This, however, is not the biggest issue I take with his book. In the final analysis, Dawkins is an elitist and a bully. Throughout the book, contrasts are drawn between the atheist sophisticate and the unsophisticated religious thinker, the “Brights” and the “Dims,” if you will. He makes it very clear, if implicitly so, that disagreement with the Darwinian point of view equals a lower-level intellect, immaturity of mind, etc. It is impossible, in his opinion, for a rational thinker to arrive at any conclusion other than his own. Thus far the elitism. As for the bullying: the natural outcome of Dawkins’ attitude to what he considers unjustified opposing viewpoints is itself fairly Darwinian. One wonders how many “Dawkinsians” came to their position freely, and how many did so because to do otherwise would consign them, willy-nilly, to the stupid, uneducated junk pile? In the case of the “evidence from majority scientific opinion,” how likely is a scientist openly to embrace a religious worldview if the inescapable consequence is being (literally) laughed out of her profession? Ultimately, Dawkins does not allow for honest opposition or argument, not unlike the religious thinkers he criticizes.

Again, Dawkins makes a number of very good, quite necessary points with which even lifelong religious adherents might easily agree. The idea of pasting religious labels on children before they are able to form any concept of what the labels mean is ludicrous and potentially harmful, whether psychologically or simply as affects intellectual openness and honesty. It is laughable for Christians to embrace scientific discovery when it supports what they believe and reject it as soon as it begins to contradict. And so on. Ultimately though, the tone of the book (at least in my opinion) overshadows its content. It is a good rule of thumb to distrust anyone who insists that others think as they do in order to be judged intelligent. This is exactly what Dawkins does, again and again throughout the book.

I am no disciple of any particular faith tradition, but having read this book I am also no disciple of Dawkins. The points he makes are often good; the manner in which those points are made is off-putting at best, completely alienating at worst. The old saying is true: you catch more flies with honey. Dawkins has chucked the honey pot out the window.

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Fire-drop sky.
Sparks fly; the heart
Of the heavens burns by beat.
Blood-burnished spirit transformed,
Reborn, rebaptized: christened anew
In dew-laden chrism, prism
Of morning, mourning the passage of


Eternal Life Is…We

If there’s no great glorious end to all this, if nothing we do matters, then all that matters is what we do. ‘Cause that’s all there is. What we do. Now. Today. – Angel (2001)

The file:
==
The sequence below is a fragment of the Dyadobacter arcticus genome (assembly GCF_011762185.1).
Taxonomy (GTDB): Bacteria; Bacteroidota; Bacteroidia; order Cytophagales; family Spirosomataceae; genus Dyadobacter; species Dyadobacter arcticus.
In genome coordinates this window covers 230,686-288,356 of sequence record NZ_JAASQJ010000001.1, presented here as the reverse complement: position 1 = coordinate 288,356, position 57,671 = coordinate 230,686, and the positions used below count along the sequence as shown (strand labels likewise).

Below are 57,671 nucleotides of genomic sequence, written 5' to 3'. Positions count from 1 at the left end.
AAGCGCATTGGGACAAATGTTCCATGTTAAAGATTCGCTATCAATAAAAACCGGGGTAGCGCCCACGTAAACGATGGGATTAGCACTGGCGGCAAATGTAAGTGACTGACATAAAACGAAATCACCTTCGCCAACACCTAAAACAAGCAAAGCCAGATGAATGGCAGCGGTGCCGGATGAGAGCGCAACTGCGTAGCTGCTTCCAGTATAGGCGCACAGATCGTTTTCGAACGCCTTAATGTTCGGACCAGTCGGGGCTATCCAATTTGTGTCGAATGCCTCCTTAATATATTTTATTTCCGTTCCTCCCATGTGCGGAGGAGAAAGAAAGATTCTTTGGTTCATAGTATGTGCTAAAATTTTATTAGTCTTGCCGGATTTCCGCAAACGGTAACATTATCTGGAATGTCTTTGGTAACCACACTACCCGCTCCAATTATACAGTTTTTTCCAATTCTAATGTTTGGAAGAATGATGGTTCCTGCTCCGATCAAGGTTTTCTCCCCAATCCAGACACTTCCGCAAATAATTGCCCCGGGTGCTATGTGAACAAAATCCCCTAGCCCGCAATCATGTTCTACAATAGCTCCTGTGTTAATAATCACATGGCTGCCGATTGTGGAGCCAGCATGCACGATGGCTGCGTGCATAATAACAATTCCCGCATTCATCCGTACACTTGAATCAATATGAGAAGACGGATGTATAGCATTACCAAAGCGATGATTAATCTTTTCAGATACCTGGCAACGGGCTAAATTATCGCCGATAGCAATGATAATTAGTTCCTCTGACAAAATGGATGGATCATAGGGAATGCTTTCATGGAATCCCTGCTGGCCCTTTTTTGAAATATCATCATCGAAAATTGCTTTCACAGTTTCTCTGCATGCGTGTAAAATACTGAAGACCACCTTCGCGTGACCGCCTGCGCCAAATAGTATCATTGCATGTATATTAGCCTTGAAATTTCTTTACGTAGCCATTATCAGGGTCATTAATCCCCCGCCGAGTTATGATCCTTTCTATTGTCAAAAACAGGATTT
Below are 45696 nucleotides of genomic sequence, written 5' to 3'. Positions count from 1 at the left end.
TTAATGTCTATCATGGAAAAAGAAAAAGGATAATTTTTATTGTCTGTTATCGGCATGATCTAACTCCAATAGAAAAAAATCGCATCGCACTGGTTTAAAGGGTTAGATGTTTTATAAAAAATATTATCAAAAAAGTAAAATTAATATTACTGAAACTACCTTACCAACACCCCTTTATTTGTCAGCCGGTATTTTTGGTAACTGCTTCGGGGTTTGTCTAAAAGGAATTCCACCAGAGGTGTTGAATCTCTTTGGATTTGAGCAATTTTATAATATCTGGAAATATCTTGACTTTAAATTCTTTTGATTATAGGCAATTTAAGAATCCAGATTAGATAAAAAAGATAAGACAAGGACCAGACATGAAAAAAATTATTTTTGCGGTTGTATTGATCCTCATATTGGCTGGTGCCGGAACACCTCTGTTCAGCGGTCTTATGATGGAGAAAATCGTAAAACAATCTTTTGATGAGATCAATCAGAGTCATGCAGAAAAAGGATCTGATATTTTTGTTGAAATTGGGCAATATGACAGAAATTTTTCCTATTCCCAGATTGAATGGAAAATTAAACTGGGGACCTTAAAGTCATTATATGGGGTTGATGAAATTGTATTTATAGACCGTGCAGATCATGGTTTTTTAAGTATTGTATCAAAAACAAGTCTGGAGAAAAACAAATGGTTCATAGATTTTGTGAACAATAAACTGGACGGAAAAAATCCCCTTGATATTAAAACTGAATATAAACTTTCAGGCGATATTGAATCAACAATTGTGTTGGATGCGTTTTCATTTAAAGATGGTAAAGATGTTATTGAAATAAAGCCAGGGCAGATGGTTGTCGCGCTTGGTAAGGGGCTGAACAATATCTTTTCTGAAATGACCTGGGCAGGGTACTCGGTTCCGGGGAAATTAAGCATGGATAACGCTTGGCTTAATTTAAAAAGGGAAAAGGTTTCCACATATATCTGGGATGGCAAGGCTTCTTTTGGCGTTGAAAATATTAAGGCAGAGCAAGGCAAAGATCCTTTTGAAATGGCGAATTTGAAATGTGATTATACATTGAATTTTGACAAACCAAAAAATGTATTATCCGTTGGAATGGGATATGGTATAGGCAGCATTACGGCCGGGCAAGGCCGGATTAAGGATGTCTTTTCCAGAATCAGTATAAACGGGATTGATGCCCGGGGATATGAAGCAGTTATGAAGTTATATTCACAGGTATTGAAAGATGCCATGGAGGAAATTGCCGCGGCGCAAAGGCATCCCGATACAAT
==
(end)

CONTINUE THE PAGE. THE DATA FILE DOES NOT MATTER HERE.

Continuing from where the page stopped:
I had a friend in college named Geneva. She was born on Valentine’s Day, and a better-suited synchronicity of date and personality seems nearly impossible. She was a beautiful person, in every respect. And she had a weak heart. Not long after I switched majors and colleges, that weakness ended her life. At the time, my reaction fell very much along the lines my “Christian” upbringing had drawn for me: it was self-accusatory (why hadn’t I ever sat her down and preached to her, asked her if she’d “met my Jesus” or something like that?); it was self-righteous (I still remember standing before the congregation of the church I was working in at the time and “confessing” my failure to proselytize); it was self-aggrandizing (I shared in that common Christian pretension, that my actions or lack thereof somehow sealed her eternal fate). And in all this, I completely missed the point…of her life and of her death.

We used to call her Pinball, because she had a tendency toward hyperactivity. To this day, anytime someone gets a little more worked up than the occasion warrants, this is the label I use…and I’m reminded of Geneva each time I do. She was kind, cheerful, trusting to a fault (we all, to one extent or another, played the role of big brother or sister with her), and her smile could light up a room. She was an encourager, always. Most importantly, in reflecting on Geneva’s passage through the world and through my life (and the lives of the rest of the Wells House Lounge Lizards), I have come to a new understanding of life, death, and many things in between. Her influence, among others, has changed the way I see the world, I think for the better. In a very real sense, Geneva lives on in me.